I could be going through an area with very little problem taking out enemies with my preferred weapon (a fully upgraded Divine Falchion, if you were curious. Good, flexible damage, scales with faith, very low stamina usage) and then a boss battle will just have absolutely none of it. Playing without a lot of armor meant me being stunlocked by even the weakest of enemies, and The Duke's Archives? It's full of magic-resistant enemies which meant that place was a slog, in spots, despite a fully upgraded weapon and being about 25-soul levels beyond where I probably should've been.

"But Marokai!" You're probably thinking, "Why don't you just throw on some armor and use a more conventional weapon?"

Fuck that. I understand some enemies being resistant to some damage types, that's totally cool, but the final boss was nearly unbeatable for me before I decided I was sick of getting the floor wiped with my robed body, and threw on Havel's armor. I then beat the final boss on my second heavy-armor attempt. It's not like me playing with very light armor and using a one-handed weapon is some sort of specifically gimped playstyle. I was playing as my role. I shouldn't have to become a tank for certain encounters to suddenly become pushovers.

And one hit kill moves? Double fuck that. None of that is fair. Trying to cross the red drake bridge is infuriating when the fire will suddenly go from doing one-third of your healthbar to instantly killing you at full health. I only got past that part because I got lucky and the drake somehow killed itself, or something. I don't know. All I know is that it disappeared sort of out of nowhere. Getting Havel's ring was similarly rage-quit worthy, because 90% of his attacks you can block and survive, but if he hits you with a two-handed attack, it doesn't matter how much stamina you have, it's just over. I don't call that "hard but fair." That's just "be perfect or you die."

Thankfully, these moments were few and far between. The vast majority of fights are totally hard but fair, and can be won with most conventional playstyles. But if the answer to a certain spot is "well just dodge everything and never get touched" then something has gone wrong, there.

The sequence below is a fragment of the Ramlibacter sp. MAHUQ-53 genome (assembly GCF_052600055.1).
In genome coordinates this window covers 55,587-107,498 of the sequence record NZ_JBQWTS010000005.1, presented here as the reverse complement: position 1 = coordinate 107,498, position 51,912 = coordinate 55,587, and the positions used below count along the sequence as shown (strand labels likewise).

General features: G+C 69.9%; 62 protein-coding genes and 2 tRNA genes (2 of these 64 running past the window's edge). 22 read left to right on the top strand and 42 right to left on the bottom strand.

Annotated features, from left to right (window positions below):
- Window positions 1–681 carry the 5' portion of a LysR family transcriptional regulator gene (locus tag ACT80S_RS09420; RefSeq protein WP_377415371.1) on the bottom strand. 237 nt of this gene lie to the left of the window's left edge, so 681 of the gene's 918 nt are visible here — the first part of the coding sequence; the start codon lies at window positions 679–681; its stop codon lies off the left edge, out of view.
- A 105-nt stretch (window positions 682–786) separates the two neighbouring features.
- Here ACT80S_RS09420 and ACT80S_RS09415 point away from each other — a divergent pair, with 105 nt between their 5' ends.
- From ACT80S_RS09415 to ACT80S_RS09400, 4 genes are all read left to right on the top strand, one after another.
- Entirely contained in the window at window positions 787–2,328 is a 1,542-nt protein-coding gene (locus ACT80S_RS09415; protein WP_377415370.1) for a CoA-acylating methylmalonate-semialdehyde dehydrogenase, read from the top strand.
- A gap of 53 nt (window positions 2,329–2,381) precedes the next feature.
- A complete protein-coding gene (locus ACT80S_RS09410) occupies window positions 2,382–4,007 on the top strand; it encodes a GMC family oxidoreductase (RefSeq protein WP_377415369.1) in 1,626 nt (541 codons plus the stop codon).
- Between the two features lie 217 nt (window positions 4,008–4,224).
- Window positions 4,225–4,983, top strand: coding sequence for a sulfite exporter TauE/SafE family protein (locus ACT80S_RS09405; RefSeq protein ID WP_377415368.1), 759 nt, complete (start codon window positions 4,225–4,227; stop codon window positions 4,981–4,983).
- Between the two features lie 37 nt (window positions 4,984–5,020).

I love this game a whole lot. But I think I can set it aside for now.

I was all amped up to play a few hours of the game with new characters. I thought it would be cool to play six hours or so as a Sorcerer, and see how that was like. Even considered trying to speed through the game as a Pyromancer, because it seems like that class is stupidly good. But that fever lasted about an hour and ahalf into a new Pyromancer character, when I was grinding against Havel (ew) for his ring, and kept dying over and over again because I just got unlucky and dodged at the wrong half-second.

This game is really great. I loved a lot of my time with it. Part of it just feel like old-school game design that just don't exist anymore, and I think that's really awesome. Specific parts of how this game is built are just outright incredible. But I don't want to do that fifty hours again. I just can't, guys. Maybe that makes me a pussy; but whatever. I love the idea of playing through this game with different styles, but some parts I just don't have patience for again. I don't want to fight Smough and Ornstein another time. I think my nerves just need time to rest.

But despite that, playing this game was a great experience as a first-time run. It's an "important" game, I think, whatever that means these days, and I'm happy to look at it resting amongst the rest of my games and know that I completed it. Still, I think I'll move on to something a little more colorful and cheerful for the next game in my backlog.